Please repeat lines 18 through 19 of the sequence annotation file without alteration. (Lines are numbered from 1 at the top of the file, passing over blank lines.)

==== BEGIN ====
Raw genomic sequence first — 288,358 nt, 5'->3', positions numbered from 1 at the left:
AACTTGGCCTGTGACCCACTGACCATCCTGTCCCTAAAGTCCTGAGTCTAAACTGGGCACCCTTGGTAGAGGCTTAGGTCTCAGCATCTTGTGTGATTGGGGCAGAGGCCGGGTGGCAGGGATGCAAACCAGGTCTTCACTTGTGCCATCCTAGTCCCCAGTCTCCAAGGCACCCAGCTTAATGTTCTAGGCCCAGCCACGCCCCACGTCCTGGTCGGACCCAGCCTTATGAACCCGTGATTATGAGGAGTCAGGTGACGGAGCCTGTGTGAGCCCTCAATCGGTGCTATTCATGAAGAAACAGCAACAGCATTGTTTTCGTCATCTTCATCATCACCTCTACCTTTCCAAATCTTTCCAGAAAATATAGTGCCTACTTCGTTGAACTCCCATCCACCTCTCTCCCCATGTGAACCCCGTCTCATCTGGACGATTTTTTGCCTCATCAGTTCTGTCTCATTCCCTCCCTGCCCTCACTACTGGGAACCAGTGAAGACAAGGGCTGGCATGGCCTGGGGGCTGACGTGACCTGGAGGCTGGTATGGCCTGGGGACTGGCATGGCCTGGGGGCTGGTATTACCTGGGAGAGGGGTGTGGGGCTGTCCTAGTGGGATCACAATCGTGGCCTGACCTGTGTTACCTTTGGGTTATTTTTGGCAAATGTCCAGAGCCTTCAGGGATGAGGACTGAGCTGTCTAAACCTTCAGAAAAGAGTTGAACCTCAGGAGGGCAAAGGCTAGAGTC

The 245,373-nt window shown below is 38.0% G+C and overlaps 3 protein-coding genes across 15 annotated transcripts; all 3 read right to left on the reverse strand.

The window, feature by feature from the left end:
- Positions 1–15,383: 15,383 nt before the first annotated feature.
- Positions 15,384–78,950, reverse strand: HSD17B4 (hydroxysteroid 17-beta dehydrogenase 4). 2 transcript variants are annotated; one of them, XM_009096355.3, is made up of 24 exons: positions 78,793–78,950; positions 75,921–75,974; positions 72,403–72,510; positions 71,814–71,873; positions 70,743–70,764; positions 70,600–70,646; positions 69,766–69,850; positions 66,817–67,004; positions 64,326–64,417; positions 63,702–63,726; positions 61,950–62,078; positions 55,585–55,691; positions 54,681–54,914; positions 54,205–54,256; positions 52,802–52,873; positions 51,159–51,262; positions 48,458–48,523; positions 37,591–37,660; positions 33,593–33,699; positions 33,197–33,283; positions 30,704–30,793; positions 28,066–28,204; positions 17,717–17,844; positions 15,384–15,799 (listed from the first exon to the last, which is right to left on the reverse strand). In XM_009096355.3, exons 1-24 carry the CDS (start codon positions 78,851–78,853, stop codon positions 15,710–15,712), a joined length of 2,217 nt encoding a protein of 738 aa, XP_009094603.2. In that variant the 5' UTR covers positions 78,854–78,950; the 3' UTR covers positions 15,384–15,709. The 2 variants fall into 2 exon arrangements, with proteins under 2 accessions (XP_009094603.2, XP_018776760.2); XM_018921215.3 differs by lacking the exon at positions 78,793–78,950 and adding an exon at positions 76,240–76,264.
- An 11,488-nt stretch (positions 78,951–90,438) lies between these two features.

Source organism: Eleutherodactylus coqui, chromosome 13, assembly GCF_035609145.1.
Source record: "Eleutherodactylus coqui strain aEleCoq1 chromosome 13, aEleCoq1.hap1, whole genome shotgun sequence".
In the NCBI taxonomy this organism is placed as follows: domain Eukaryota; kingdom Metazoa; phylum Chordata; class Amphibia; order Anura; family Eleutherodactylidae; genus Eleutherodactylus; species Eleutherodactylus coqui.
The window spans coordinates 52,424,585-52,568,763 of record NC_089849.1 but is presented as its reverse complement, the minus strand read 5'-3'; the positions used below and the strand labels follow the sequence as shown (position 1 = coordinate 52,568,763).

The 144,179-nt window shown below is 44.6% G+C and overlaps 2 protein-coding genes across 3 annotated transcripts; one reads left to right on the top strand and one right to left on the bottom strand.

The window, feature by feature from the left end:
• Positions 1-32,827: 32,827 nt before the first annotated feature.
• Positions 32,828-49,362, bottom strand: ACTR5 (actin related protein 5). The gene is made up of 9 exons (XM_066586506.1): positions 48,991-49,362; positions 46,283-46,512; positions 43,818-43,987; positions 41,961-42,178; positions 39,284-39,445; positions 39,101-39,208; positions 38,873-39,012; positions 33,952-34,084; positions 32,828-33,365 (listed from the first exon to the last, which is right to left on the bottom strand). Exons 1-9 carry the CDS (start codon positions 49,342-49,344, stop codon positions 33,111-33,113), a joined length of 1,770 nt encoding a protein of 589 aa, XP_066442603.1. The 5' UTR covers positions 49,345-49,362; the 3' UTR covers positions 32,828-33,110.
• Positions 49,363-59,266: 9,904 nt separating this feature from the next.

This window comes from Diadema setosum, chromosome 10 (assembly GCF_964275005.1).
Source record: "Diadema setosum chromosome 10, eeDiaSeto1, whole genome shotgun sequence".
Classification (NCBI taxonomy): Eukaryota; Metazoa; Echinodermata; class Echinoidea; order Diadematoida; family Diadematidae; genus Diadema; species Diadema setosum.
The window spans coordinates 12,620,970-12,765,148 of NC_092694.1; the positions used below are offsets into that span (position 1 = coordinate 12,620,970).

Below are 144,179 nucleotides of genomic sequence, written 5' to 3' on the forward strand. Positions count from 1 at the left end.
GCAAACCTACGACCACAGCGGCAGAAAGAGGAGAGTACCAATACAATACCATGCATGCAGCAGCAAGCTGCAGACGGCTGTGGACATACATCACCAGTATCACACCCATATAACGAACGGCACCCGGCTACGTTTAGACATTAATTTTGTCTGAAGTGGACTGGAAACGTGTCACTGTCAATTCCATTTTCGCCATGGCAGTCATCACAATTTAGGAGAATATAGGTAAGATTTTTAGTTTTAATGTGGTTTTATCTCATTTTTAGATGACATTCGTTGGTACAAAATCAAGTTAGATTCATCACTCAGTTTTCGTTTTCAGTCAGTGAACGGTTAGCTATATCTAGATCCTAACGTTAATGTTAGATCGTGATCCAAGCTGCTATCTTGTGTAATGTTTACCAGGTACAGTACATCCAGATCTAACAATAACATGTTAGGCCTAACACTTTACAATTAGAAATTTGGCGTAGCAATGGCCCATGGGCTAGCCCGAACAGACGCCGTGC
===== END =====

Source record: "Diadema setosum chromosome 10, eeDiaSeto1, whole genome shotgun sequence".
Classification (NCBI taxonomy): Eukaryota; Metazoa; Echinodermata; class Echinoidea; order Diadematoida; family Diadematidae; genus Diadema; species Diadema setosum.